Tamara, 29, has three young children. When she lost her job she fell behind in her bills and the water was shut off in her home. She started to clean houses for money and then she found a second job, too. Her combined income is $1,600 per month, but the rent takes a big portion of that. She was worried that she would never be able to save enough money to get the water back on for her children. Tamara came to the Joseph House and we paid the outstanding bill of $250.

Rebecca, 61, lives alone on a fixed income. She keeps her bills very low. Rebecca needed to have cataract surgery, but she could not afford the $200 co-pay. We sent a check for the amount to her eye doctor.

Sean, 76, and his disabled wife lost their home and had to move in with a friend. There was finally an opening in an affordable housing complex for senior citizens, but before Sean and his wife could move in they had to settle an unpaid bill with the electric company. We helped them find the funds with a $200 contribution.


The spread of the coronavirus has brought sudden changes to our world. We are writing this mid-March and we don’t know what’s in store. We hope you are well and staying healthy. Let us continue to look out for each other because that is how we stay strong. And thank you for your faithful support. Even when times are “good” life is hard for the poor. Regarding our health and everything else, we must do what we can and trust in God’s providence. Visit our website for the latest updates on our ministry.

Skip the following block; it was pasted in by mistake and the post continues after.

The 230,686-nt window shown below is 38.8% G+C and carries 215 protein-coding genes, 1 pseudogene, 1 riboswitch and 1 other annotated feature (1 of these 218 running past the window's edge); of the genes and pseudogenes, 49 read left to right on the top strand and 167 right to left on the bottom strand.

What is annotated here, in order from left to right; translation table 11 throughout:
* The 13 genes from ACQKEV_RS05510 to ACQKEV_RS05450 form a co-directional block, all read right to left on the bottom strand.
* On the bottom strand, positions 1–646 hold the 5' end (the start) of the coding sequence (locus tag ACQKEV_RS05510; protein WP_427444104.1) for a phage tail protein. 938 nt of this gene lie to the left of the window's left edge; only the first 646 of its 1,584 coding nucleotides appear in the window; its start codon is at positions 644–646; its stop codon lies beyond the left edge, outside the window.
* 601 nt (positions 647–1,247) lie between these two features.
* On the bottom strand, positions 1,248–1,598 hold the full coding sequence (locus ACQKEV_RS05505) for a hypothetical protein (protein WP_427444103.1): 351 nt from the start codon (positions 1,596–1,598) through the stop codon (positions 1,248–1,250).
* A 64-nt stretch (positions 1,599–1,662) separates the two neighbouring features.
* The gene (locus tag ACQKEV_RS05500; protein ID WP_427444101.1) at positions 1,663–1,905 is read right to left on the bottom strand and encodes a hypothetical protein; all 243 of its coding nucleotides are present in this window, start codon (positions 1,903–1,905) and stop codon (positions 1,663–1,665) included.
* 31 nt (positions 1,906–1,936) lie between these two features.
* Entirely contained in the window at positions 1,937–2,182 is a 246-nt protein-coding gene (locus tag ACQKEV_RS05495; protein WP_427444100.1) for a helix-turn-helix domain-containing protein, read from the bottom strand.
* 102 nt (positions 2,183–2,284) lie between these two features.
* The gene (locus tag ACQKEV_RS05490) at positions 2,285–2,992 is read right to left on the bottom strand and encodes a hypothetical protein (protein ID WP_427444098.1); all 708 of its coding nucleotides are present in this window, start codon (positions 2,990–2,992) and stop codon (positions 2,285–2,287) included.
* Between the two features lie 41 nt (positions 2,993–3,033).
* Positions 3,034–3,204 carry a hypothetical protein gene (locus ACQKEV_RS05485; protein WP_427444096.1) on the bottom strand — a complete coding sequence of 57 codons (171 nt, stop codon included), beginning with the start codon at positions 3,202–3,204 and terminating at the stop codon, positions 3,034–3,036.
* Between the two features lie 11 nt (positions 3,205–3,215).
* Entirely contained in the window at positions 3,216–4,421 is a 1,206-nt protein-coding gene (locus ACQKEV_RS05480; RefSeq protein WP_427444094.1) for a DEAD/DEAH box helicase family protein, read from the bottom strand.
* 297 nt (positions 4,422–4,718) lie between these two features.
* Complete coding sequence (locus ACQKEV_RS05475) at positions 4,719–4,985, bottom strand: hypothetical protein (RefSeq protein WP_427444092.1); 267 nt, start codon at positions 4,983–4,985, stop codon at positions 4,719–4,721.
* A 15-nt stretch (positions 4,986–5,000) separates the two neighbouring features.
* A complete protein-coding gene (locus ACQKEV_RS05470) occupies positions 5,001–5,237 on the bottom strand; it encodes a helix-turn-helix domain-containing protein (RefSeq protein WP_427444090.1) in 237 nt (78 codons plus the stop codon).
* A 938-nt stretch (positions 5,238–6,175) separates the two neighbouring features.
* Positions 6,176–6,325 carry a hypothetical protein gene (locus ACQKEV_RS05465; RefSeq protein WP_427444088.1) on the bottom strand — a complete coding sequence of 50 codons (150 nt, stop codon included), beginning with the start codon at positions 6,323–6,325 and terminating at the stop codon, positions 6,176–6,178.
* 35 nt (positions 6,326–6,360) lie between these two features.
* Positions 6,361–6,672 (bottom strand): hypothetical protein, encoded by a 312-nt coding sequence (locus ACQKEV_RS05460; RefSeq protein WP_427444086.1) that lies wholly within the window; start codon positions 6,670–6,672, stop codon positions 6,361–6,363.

Our prayers are with you and the whole world. May you have a Happy and Blessed Easter. We will be clinging a little tighter to the promise of the Resurrection this year.

Your Little Sisters of Jesus and Mary


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“What does a truly human life look like, in such times as we are enduring? In answering, I reach a point at once dazzling and darksome. The point being the consequences of the cross of Jesus. It is a point of sacrifice. The cross, (which is to say, the Crucified One) invites the living to the heart of reality, in an embrace as guileless and self-giving as it is indifferent of consequence.” – Fr. Daniel Berrigan, SJ


Header artwork: “Stigmata of St Francis” by Domenico Ghirlandaio, circa 1485. Public domain.